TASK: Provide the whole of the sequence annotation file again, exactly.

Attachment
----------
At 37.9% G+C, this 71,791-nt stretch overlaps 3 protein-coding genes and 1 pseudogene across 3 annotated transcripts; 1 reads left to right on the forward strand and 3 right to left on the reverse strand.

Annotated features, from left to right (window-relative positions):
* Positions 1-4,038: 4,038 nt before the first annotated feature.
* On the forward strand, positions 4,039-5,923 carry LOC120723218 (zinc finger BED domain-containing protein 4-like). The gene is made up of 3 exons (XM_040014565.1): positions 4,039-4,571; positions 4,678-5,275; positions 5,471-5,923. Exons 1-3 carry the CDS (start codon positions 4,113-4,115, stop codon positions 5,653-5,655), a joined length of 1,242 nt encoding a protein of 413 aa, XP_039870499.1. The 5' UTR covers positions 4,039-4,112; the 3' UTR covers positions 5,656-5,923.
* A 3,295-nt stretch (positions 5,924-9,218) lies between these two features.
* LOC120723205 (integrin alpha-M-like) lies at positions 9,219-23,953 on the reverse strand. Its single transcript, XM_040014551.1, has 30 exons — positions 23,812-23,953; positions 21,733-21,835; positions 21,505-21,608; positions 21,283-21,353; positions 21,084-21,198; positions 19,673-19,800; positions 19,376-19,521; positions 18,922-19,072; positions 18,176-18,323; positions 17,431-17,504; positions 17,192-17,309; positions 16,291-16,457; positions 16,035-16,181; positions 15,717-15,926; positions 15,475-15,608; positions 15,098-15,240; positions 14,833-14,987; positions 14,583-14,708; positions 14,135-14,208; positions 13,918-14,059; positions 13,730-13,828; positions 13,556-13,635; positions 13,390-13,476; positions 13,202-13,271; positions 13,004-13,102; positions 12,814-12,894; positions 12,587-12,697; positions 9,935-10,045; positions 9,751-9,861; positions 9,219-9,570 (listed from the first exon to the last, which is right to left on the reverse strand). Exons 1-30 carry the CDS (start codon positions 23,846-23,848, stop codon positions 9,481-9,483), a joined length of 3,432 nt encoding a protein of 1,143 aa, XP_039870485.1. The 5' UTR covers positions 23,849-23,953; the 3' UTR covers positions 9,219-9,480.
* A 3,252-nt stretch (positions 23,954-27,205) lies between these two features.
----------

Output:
At 37.9% G+C, this 71,791-nt stretch overlaps 3 protein-coding genes and 1 pseudogene across 3 annotated transcripts; 1 reads left to right on the forward strand and 3 right to left on the reverse strand.

Annotated features, from left to right (window-relative positions):
* Positions 1-4,038: 4,038 nt before the first annotated feature.
* On the forward strand, positions 4,039-5,923 carry LOC120723218 (zinc finger BED domain-containing protein 4-like). The gene is made up of 3 exons (XM_040014565.1): positions 4,039-4,571; positions 4,678-5,275; positions 5,471-5,923. Exons 1-3 carry the CDS (start codon positions 4,113-4,115, stop codon positions 5,653-5,655), a joined length of 1,242 nt encoding a protein of 413 aa, XP_039870499.1. The 5' UTR covers positions 4,039-4,112; the 3' UTR covers positions 5,656-5,923.
* A 3,295-nt stretch (positions 5,924-9,218) lies between these two features.
* LOC120723205 (integrin alpha-M-like) lies at positions 9,219-23,953 on the reverse strand. Its single transcript, XM_040014551.1, has 30 exons — positions 23,812-23,953; positions 21,733-21,835; positions 21,505-21,608; positions 21,283-21,353; positions 21,084-21,198; positions 19,673-19,800; positions 19,376-19,521; positions 18,922-19,072; positions 18,176-18,323; positions 17,431-17,504; positions 17,192-17,309; positions 16,291-16,457; positions 16,035-16,181; positions 15,717-15,926; positions 15,475-15,608; positions 15,098-15,240; positions 14,833-14,987; positions 14,583-14,708; positions 14,135-14,208; positions 13,918-14,059; positions 13,730-13,828; positions 13,556-13,635; positions 13,390-13,476; positions 13,202-13,271; positions 13,004-13,102; positions 12,814-12,894; positions 12,587-12,697; positions 9,935-10,045; positions 9,751-9,861; positions 9,219-9,570 (listed from the first exon to the last, which is right to left on the reverse strand). Exons 1-30 carry the CDS (start codon positions 23,846-23,848, stop codon positions 9,481-9,483), a joined length of 3,432 nt encoding a protein of 1,143 aa, XP_039870485.1. The 5' UTR covers positions 23,849-23,953; the 3' UTR covers positions 9,219-9,480.
* A 3,252-nt stretch (positions 23,954-27,205) lies between these two features.